Who doesn’t look a beautiful timber floor? Timeless appeal, long-lasting, allergen free … the benefits to going with wooden flooring in your home are many. But which kind should you choose?
Well, it all comes down to personal preferences and how you use your house, of course. The three main players when it comes to the types of wooden flooring you can have in your home are laminate, solid wood and engineered wood. Below we list the pros and cons of all three when it comes to durability, repairability, price and lifestyle.
Price is an immediate delight when you check out laminate flooring – from both a purchase and installation point of view.
The quality of Laminate has improved immensely over the last few years closing the gap between it and other wood options.
It is more durable, and resistant to scratches, moisture and wear and tear.
Laminate has UV protection integrated into the surface which can help prevent fading.
Most types of laminate snap together therefore it is much easier to lay.
Laminate lasts on an average of 10 years, (although constant exposure to UV rays and water penetrating the floor may reduce its life).
Repairing laminate floor is sometimes possible, but matching the colour can be a problem.
Installation is by floating floor method.
Solid Hardwood Flooring
Is 100% wood and definitely has the wow factor, adding real value to your house.
Can be repaired by sanding and refinishing many times.
Is renewable and recyclable which makes it very ecofriendly.
The direct stick method is normally used for installing solid wood floors.
Really needs to be installed by professionals.
Depending on the natural light solid wood can fade badly.
Depending on the grade of the wood it is usually the most expensive out of the three wood options.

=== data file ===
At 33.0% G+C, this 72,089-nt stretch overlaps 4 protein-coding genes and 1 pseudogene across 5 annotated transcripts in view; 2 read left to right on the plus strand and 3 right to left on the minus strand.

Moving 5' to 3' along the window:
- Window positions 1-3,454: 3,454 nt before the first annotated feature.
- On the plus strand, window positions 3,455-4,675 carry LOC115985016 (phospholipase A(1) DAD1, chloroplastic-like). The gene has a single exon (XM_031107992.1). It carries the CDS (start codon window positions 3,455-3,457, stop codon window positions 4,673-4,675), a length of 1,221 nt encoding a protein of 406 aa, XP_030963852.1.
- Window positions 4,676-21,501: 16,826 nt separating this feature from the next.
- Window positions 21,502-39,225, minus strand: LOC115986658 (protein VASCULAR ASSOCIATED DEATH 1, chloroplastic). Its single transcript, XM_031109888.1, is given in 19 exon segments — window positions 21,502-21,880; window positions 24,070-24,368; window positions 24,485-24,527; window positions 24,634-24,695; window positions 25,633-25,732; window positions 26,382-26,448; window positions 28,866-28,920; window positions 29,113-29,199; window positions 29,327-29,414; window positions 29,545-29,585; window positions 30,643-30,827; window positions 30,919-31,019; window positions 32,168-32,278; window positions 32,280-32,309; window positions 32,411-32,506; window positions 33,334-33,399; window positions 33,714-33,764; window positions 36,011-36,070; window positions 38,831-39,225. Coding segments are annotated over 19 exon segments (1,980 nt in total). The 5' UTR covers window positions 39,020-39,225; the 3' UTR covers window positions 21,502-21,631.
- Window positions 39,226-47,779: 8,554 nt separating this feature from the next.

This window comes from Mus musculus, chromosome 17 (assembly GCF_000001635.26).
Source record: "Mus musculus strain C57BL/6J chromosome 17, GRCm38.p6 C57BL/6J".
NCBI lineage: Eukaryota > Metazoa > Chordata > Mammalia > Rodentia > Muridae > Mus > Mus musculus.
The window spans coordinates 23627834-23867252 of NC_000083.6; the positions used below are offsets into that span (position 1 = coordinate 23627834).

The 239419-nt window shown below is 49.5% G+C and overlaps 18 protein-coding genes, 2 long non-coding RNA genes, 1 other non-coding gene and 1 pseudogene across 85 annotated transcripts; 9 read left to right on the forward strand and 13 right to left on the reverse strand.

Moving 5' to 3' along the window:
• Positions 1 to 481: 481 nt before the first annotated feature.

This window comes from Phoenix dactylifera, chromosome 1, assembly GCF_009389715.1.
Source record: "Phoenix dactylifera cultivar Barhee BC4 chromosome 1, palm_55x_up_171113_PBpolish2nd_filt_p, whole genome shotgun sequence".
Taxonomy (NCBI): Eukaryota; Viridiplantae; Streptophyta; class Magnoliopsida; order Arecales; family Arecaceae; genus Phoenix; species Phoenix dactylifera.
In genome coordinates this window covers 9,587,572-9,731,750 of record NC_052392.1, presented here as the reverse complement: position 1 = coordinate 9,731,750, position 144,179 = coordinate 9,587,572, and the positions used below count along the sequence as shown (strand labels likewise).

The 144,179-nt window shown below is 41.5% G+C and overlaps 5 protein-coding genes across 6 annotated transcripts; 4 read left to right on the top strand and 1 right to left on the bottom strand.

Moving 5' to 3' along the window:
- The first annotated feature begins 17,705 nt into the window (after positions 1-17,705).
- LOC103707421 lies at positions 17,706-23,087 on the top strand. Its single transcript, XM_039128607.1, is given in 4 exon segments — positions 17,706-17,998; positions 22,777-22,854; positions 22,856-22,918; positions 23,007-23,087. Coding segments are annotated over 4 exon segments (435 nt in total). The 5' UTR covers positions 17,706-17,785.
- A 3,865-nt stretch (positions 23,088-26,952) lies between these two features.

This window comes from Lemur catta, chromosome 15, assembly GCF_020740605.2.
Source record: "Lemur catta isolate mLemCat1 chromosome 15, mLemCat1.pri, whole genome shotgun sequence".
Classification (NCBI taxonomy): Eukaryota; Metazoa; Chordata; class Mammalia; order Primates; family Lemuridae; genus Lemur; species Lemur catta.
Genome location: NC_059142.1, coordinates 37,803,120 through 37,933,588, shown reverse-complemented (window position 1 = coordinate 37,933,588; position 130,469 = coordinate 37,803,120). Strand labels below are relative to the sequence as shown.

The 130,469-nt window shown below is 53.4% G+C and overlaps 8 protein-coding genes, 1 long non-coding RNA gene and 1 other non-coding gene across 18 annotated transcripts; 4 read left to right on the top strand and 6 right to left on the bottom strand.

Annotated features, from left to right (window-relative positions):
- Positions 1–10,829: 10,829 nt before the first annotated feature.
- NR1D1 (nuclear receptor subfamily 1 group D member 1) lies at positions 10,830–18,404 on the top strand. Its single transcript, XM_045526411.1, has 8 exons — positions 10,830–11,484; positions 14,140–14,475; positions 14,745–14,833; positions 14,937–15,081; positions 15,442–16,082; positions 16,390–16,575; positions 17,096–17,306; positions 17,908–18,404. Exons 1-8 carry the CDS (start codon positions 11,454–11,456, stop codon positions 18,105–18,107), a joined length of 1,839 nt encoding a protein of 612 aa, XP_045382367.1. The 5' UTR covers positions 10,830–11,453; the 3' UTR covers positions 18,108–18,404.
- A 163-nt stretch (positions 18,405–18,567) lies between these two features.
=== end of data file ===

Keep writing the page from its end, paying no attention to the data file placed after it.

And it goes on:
Engineered Wood Flooring
Look like real wood, with unique patterns and deep appearance.
Can be ecofriendly – look for FSC certification
Is made up of a range of wood products (composite wood).
Can be sanded and refinished, but only once or twice, depending on the depth of the top layer.
It does not expand and contract as much as solid wood which can lead to bowing and cupping.
Not as susceptible to moisture and heat.
Floating or direct stick installation can be used depending on the floor structure.
Maybe be slightly cheaper than solid wood, but not by much.
A surprising fourth option …
Now, bamboo is technically not a wood, it is fast growing grass. But … it looks great and is extremely hard wearing and durable. Environmentalists also believe it generates less greenhouse gases than harvesting timber. Additionally, Australian installers are required by law to use a low emission glue.
Many of the bamboo flooring brands these days provide flooring in all the popular solid wood finishes. So, if you’re looking for a wood flooring option that’s price-effective, looks great, and is hard wearing – bamboo might be just the way to go.